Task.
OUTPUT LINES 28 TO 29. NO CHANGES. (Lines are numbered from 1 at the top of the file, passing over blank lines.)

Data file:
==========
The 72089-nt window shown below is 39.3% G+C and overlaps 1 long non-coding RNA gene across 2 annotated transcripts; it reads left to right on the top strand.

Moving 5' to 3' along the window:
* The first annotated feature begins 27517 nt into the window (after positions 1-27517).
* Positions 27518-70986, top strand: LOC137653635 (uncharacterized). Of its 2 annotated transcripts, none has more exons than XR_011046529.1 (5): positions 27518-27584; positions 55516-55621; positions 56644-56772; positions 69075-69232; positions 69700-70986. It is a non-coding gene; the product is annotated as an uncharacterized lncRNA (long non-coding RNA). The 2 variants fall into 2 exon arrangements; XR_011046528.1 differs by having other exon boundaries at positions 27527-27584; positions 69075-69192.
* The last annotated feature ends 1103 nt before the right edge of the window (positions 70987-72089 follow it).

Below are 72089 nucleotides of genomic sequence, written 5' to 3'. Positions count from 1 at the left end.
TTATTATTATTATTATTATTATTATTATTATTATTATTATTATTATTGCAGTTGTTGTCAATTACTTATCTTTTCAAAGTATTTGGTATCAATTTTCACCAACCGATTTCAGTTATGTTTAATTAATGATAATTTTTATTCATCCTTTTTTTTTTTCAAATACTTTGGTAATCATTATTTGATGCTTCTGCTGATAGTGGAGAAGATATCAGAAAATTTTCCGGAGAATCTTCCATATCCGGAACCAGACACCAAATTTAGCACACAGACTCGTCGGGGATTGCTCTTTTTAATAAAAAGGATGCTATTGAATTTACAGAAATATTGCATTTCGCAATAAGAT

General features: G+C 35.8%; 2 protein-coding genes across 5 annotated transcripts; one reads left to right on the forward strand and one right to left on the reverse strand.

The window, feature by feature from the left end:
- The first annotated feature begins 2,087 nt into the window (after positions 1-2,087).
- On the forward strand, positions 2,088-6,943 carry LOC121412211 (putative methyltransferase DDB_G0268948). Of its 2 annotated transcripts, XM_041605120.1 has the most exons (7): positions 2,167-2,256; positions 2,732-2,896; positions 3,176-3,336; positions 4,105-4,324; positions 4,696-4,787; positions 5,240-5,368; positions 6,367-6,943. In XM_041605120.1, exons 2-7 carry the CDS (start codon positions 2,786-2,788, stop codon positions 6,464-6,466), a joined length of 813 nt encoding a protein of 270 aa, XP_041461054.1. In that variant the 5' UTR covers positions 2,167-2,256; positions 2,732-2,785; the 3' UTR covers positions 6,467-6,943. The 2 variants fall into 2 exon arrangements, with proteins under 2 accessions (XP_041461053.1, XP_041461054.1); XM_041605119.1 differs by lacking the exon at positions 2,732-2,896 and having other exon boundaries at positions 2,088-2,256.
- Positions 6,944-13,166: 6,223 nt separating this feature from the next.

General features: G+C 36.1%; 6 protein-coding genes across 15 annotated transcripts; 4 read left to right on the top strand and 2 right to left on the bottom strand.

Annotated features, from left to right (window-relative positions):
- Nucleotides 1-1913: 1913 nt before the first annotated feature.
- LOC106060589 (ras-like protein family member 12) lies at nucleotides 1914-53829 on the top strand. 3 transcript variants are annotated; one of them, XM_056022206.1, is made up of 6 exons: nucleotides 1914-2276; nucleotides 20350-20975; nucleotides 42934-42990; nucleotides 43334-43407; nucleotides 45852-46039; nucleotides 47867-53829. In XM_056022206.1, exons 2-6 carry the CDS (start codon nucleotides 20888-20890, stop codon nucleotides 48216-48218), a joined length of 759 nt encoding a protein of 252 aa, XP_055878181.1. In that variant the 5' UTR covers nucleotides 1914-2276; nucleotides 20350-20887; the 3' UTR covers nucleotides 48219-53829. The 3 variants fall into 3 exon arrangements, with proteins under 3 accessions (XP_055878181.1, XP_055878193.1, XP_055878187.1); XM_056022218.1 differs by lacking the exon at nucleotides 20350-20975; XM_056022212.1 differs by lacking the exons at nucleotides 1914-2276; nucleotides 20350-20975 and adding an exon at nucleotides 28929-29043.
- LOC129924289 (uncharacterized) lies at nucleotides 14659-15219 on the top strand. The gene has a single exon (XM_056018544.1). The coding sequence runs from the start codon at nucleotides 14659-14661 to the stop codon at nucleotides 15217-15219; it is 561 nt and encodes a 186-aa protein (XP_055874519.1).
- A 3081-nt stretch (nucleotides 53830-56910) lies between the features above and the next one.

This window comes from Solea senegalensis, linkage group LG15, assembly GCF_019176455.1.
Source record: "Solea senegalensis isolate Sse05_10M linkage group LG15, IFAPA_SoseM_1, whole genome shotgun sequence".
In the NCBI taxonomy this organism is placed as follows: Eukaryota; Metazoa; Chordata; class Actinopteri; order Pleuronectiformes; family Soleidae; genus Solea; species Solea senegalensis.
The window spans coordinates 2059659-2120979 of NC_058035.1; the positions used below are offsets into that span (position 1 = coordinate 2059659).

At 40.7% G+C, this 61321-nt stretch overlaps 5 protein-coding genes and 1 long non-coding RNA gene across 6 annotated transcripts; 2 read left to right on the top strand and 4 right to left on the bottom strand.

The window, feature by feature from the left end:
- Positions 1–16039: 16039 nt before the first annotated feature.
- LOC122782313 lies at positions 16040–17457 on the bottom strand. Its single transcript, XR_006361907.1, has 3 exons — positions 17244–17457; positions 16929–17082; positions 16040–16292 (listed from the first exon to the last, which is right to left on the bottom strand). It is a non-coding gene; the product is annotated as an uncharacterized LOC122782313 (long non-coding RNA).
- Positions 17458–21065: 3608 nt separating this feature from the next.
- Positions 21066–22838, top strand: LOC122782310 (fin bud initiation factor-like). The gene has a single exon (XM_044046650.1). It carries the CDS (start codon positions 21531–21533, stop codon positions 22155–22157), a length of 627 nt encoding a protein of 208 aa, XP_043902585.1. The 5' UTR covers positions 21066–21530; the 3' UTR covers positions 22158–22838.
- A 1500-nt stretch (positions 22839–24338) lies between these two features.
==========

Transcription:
- Positions 21066–22838, top strand: LOC122782310 (fin bud initiation factor-like). The gene has a single exon (XM_044046650.1). It carries the CDS (start codon positions 21531–21533, stop codon positions 22155–22157), a length of 627 nt encoding a protein of 208 aa, XP_043902585.1. The 5' UTR covers positions 21066–21530; the 3' UTR covers positions 22158–22838.
- A 1500-nt stretch (positions 22839–24338) lies between these two features.